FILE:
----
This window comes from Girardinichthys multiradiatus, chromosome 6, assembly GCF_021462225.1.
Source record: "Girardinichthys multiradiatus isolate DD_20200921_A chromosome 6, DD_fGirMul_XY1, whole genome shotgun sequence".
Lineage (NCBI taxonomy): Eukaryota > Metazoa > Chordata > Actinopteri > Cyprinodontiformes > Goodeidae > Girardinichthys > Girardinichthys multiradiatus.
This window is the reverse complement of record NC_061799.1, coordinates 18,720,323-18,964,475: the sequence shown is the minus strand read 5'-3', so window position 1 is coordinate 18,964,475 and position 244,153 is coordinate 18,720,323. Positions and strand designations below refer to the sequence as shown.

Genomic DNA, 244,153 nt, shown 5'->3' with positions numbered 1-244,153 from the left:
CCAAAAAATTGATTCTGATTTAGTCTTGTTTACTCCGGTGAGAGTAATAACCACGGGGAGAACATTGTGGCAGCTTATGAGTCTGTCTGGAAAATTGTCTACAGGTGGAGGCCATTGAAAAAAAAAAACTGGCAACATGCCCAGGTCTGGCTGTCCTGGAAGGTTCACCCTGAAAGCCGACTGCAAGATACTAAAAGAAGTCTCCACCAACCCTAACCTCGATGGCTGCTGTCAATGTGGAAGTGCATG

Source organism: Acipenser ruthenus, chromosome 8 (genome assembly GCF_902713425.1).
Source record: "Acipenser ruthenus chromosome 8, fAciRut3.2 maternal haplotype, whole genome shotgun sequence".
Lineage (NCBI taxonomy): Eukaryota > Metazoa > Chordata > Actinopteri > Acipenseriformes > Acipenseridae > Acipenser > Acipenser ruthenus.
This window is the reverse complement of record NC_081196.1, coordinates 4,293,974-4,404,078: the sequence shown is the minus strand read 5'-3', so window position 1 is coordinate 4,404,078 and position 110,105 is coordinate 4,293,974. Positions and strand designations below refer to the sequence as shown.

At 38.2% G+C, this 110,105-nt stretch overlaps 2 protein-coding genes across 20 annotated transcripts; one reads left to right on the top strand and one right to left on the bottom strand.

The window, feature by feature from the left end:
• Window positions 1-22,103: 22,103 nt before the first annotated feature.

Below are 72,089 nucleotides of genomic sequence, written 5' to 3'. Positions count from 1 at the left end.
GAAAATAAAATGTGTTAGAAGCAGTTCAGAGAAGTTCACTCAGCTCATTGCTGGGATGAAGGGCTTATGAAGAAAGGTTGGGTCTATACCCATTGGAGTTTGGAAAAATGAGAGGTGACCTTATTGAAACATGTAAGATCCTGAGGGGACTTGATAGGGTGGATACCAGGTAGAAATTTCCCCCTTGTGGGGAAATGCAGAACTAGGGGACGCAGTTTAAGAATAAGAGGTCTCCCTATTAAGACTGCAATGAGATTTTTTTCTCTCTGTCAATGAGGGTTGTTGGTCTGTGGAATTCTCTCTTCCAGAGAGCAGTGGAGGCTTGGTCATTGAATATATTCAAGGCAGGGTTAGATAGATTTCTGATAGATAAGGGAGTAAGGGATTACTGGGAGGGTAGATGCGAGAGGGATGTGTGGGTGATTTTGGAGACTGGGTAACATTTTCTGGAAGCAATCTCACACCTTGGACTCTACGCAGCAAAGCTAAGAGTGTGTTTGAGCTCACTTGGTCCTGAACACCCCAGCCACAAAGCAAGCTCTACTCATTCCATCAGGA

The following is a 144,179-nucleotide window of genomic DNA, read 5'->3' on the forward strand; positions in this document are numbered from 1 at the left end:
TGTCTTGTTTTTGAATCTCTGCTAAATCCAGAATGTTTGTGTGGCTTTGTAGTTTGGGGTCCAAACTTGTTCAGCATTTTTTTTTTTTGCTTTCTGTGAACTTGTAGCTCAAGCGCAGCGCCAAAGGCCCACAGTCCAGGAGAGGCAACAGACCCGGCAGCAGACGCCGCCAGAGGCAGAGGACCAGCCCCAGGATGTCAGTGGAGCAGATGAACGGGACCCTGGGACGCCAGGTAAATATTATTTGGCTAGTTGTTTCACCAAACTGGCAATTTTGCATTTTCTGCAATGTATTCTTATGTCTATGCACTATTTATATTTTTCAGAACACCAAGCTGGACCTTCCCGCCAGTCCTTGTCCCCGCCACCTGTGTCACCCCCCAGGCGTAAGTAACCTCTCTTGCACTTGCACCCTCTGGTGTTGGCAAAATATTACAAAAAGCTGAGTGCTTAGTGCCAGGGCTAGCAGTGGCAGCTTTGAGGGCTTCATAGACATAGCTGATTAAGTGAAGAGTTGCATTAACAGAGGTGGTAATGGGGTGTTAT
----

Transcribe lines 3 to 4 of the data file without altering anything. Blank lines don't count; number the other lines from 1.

Lineage (NCBI taxonomy): Eukaryota > Metazoa > Chordata > Actinopteri > Cyprinodontiformes > Goodeidae > Girardinichthys > Girardinichthys multiradiatus.
This window is the reverse complement of record NC_061799.1, coordinates 18,720,323-18,964,475: the sequence shown is the minus strand read 5'-3', so window position 1 is coordinate 18,964,475 and position 244,153 is coordinate 18,720,323. Positions and strand designations below refer to the sequence as shown.